Friday, February 27, 2015

Last night as we lay sunken into the couch, I heard a car horn somewhere down the street. It honked insistently a few times, stopped, and started again. And stopped, and started again. Sara got up to look out the window but saw nothing. It started again, stopped. Started again. A voice isolated from the angry, insistent din that you hear when traffic is backed up at the Holland Tunnel. But with no traffic, no tunnel.

As I gazed dumbly at the TV I tried to imagine what could possibly be going on. A solitary figure in a car, possibly parked, not even running. This person’s mind was breaking. What kind of grief, what kind of horror, must a human contemplate to lose it like that? To sit in a car and honk into the void—to make this wordless howl of anguish—for the better part of an hour?

Then it stopped.

Tuesday, February 24, 2015

After I dropped off Jackie yesterday I walked along 23rd Street and noticed a slender young woman on her phone, in the corner where some plywood wall or vestibule met the building side. I knew there was something about her. I slowed and stared. I realized she was sobbing.

“Mom, Mom! It’s going to be all right! It’s going to be all right!” I heard her say.

Thursday, February 12, 2015

Who Are People?

Went to the Ear Bar today to meet N. for lunch. As I waited for him I observed the others at tables in the front room. Three men in shirts and ties were seated nearby. The waitress recited a list of soft drinks to one of them: “... apple juice, orange juice, water?” I heard her say. She was evidently at the tail end of a very unappealing speech.

“No, no,” the man responded. “Just water, please.”

“Get a drink,” one of his companions suggested.

“No! No. Unless someone else wants tequila. Ha ha!”

The man seated to his left, portly, in his mid-thirties, said in a serious tone, “Tequila on the rocks can be very, very nice.”

There followed some indistinct banter about alcohol.

“Don’t talk to me, I haven’t had a drink in three months,” the portly one said.

“Why not?” asked the older man across from him.

“Trying to lose weight,” he replied.

Which led me to wonder: Who are people? What the hell are they doing? And why?
The shoelace of my left shoe keeps coming undone. I have no idea why. Usually at work. I’ll get up to go get coffee or something and look down to find the laces flapping around and dragging on the floor. Or sometimes I catch them as they’re coming unraveled. The knot has opened like some kind of flower and the laces are slowly growing free. I can almost see it happen.

I have no idea why. Always the same shoe. The left. The right is fastened up the way it should. I walk by some people, wondering whether they notice my disordered state, whether they remember it from the day before. Then I finally find some chair somewhere to prop my foot on to tie them again, nice and tight this time, hoping somehow this will finally do it.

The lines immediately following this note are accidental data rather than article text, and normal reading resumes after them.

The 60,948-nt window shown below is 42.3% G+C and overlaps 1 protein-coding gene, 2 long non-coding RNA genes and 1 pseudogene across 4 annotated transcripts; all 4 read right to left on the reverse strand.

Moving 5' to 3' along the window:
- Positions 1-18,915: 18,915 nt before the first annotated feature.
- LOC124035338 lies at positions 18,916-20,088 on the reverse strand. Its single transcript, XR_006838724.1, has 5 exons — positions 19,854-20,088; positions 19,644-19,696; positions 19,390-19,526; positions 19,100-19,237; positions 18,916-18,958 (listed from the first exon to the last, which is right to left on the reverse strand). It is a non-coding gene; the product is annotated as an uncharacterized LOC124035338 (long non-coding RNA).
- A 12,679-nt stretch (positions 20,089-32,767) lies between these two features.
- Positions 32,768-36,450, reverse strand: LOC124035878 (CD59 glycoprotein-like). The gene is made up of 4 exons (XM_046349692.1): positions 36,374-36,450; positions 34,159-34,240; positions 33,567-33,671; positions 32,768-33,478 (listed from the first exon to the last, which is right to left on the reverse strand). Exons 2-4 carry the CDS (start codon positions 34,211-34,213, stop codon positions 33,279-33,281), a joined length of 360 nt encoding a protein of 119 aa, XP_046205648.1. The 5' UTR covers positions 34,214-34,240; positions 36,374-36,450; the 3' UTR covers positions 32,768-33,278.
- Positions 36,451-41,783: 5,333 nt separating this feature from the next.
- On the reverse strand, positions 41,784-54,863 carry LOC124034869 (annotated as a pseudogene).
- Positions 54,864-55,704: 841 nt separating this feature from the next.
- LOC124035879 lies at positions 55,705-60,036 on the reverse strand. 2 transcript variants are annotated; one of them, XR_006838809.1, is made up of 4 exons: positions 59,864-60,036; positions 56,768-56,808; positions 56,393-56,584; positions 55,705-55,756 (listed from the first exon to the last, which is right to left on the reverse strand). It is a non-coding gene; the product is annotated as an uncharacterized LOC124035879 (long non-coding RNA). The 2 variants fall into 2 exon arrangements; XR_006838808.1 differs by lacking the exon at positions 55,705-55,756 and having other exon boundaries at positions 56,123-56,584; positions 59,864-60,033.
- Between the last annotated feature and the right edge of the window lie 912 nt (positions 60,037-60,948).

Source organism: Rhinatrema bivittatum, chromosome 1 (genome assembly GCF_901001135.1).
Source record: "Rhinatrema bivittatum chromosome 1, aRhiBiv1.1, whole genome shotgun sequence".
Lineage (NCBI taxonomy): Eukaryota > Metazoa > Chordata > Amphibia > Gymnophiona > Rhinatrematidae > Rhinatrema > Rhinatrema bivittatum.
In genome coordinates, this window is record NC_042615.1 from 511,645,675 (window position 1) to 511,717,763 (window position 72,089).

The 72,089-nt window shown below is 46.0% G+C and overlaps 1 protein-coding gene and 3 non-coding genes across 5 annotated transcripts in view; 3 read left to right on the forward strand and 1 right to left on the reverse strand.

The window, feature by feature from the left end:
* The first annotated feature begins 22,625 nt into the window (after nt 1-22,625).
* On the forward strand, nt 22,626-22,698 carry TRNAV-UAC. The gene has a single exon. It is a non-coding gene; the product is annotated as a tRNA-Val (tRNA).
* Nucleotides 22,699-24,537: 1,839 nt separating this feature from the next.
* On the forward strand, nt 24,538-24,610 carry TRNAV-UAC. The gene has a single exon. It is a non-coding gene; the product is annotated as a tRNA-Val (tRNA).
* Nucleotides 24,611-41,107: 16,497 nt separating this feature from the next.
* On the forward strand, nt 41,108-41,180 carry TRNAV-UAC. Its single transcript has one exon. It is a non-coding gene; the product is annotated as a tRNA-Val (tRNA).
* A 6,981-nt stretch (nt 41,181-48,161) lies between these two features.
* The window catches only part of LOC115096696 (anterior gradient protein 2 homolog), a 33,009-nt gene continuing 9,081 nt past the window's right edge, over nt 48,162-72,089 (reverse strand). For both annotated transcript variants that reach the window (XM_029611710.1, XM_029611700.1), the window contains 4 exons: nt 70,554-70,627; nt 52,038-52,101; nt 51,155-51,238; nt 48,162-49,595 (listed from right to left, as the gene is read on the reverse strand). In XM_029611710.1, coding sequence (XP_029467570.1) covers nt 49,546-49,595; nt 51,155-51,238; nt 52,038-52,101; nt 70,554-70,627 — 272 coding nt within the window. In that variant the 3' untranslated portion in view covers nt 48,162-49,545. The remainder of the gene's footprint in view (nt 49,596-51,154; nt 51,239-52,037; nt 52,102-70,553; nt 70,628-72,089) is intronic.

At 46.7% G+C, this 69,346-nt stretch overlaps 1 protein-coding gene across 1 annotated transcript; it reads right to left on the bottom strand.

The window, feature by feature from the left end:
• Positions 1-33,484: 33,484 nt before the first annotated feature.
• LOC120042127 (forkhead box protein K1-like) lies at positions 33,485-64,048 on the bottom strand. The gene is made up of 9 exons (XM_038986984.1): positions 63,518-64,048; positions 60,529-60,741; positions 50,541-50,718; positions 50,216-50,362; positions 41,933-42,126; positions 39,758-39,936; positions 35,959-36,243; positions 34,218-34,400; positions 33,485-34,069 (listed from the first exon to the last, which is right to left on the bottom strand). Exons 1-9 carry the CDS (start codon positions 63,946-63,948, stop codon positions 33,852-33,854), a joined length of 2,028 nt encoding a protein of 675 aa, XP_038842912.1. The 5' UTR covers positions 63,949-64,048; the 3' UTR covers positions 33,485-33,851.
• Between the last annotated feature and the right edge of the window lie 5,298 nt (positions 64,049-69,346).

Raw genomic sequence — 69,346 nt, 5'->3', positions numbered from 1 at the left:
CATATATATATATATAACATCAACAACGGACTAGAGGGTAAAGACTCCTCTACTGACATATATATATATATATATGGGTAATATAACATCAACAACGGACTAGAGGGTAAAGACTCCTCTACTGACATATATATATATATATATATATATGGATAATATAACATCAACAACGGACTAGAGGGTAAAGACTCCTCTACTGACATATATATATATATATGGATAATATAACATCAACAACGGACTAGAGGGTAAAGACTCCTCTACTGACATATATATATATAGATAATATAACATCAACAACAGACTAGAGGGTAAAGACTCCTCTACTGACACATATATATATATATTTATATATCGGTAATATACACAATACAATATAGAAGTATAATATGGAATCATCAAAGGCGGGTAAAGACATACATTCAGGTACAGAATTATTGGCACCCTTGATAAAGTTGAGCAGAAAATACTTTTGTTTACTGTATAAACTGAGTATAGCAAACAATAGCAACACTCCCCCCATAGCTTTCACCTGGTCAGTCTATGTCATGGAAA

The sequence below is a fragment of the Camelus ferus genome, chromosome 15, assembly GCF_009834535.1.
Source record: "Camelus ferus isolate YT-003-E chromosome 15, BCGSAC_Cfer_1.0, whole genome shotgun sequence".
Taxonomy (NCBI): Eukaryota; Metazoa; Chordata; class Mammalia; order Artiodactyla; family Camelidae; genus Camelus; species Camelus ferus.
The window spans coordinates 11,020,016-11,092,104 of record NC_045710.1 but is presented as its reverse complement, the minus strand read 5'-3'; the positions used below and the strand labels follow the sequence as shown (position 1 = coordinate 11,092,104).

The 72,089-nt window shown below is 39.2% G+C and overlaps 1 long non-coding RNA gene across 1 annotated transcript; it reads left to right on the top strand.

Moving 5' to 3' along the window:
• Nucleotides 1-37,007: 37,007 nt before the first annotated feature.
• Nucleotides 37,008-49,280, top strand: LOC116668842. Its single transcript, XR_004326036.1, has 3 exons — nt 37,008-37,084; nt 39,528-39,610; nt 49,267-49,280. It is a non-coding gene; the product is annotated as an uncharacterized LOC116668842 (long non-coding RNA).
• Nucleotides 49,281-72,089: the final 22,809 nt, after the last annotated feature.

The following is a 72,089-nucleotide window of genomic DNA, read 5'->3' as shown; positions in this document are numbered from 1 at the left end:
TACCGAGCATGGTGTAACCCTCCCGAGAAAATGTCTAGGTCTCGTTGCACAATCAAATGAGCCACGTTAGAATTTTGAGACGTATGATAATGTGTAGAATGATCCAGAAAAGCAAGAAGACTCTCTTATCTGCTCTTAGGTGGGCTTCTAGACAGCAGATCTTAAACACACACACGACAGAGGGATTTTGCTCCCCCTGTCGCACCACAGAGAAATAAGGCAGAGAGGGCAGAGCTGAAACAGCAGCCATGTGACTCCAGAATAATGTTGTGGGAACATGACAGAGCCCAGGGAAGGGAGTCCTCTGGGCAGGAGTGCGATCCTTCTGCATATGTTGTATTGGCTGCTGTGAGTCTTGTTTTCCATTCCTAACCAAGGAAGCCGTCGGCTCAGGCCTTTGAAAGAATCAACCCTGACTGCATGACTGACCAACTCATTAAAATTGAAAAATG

Tuesday, February 10, 2015

There’s been that vibrant light the last couple of days, that light in the City when the red lights are bright, deep red and the pink of the sunsets is in all the windows.

I overheard a woman on her phone, walking down Sixth Avenue, telling her friend about a couple they both knew, how the guy keeps taking credit for the woman’s accomplishments. Rich. His name was Rich.

Friday, February 06, 2015

The Enterprise - 49

Bob, Fun and I were on our way to Sunshine for lunch when Bob kicked a can into the street.

“You’ve been doing more work with Tom,” he remarked. “How’s that going?”

“It’s going well,” I replied uncertainly.

“I have strong objections to resources with a given skill set drifting into unrelated roles.”

I told him I could see what he meant.

“I don’t think it’s healthy. It isn’t good for the company. It isn’t good for people.”

We continued wordlessly down Fifth Avenue, hands plunged into pockets at the cold, belching plumes of breath like car exhaust. Was that it? I wondered. Did he expect me to prattle on in response? Would he escalate this topic somehow? To Neil?

It was true my role was drifting. Toward product development, toward coding—not real programming of course but coding with the user-friendly interface the engineers out west had created—and away from whatever dubious thing I was originally engaged to do. Actually maybe I was still doing what I was supposed to do, but really doing it now, instead of typing up some dumb paragraphs in a Word document and attaching it to an Outlook e-mail for someone else to laboriously download, open, copy-paste from, reformat into the gizmo, check for errors, and commit to the repository. Now I was using the gizmo. It was inevitable. It saved me time and it saved everyone else time.

We got our falafel. Walked back up Fifth in silence. Then Bob and Lowell started talking about something. Joking around. And that was it. Bob never said a word about it again.